Since generally, people view the Sahara Desert as by and large gently sloping sand dunes but actually, it is made up of only 25% sand. Most of it comprises of geological features and gravels such as harsh plains, rocky Mountains and the parched plateaus. The eastern part of the desert includes Libyan area that is considered as the driest part of the desert. The area normally exhibits sand dunes and sandy wastes with almost no water at all but one can find few oases. Now in case you may be wondering, Sahara is so large that it actually touches many countries including Algeria, Egypt, Libya, Chad, Mali, Mauritania, Niger, Sudan, Tunisia and Morocco.

These people are enjoying the smooth sand

Source: Lombardi

Most part of the Sahara Desert region receives rainfall less than five inches yearly, in fact there are parts where no rainfall is recorded for the whole year. The soil of the Sahara is in nature inactive and is brackish, hence the major reason why vegetable cultivated area does not exist. In areas of oases however, you will be able to find dates, corns as well as other fruits which has been a life source for many animals that inhabit the desert including deers, foxes, hyenas, jackals, camels, baboons and more. Some of these animals such as mongoose, antelopes and gazelles knows what it takes to survive in this unforgiving weather and you may be interested to learn that there are also three hundred different species of birds that resides around this desert.

This guy is ready for a camel ride adventure on the Sahara Desert

Source: Lambert-Gorwyn
* Looks like this guy is all geared up ready for a camel ride adventure. Notice how he is wearing long sleeves, sunglasses, head scarf and long pants? This is a wonderful idea because the sun can get rather aggressive inside the desert so you will want to protect your skin as much as possible from the constant exposure of UV ray.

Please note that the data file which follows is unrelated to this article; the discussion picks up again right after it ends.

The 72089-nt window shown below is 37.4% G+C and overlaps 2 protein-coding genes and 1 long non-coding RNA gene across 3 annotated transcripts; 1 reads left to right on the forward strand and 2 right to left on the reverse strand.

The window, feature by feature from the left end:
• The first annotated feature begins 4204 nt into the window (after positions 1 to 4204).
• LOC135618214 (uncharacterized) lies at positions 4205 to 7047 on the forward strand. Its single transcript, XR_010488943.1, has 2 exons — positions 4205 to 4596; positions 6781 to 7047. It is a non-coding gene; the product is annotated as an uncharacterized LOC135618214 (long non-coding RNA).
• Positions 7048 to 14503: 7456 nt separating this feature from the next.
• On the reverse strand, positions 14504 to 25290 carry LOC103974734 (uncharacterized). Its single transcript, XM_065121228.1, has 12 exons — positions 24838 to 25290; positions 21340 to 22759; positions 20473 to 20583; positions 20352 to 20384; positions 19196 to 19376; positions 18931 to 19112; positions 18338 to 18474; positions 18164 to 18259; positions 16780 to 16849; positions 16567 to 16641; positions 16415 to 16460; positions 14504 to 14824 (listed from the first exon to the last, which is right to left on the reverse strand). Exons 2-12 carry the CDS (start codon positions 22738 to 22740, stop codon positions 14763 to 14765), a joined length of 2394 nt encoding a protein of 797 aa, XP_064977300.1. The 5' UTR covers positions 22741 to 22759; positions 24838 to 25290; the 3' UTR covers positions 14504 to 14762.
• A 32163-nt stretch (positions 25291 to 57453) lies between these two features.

There are many different tours specially designed for the Sahara Desert and you will often be taken on a camel ride with a whole group for an enjoyable and SAFE exploration. It is also the best way to explore the desert because the tour guide will be able to offer you lots of information about the land as you explore it bits by bits. For example, you may not know what SAHARA means? Well, it actually means “desert” in Arabic.

Costs of these tours varies and you may be able to find some local tours which are cheaper than the ones you find with your own travel agencies. Just remember that if you’re planning to travel to this land, it is wise to make sure that your passport is valid for at least 6 months and you will need to get a visa unless you’re traveling to Egypt, which pretty much already gains you a visa entry. While those who plans to travel to only Libya, you may need to apply for a visa seperately and of course this rule only applies to foreign tourists and does not apply local residents around the country. Like any trips, just make sure you plan well ahead and consult with your travel agent for any legal entry requirements that you may have missed.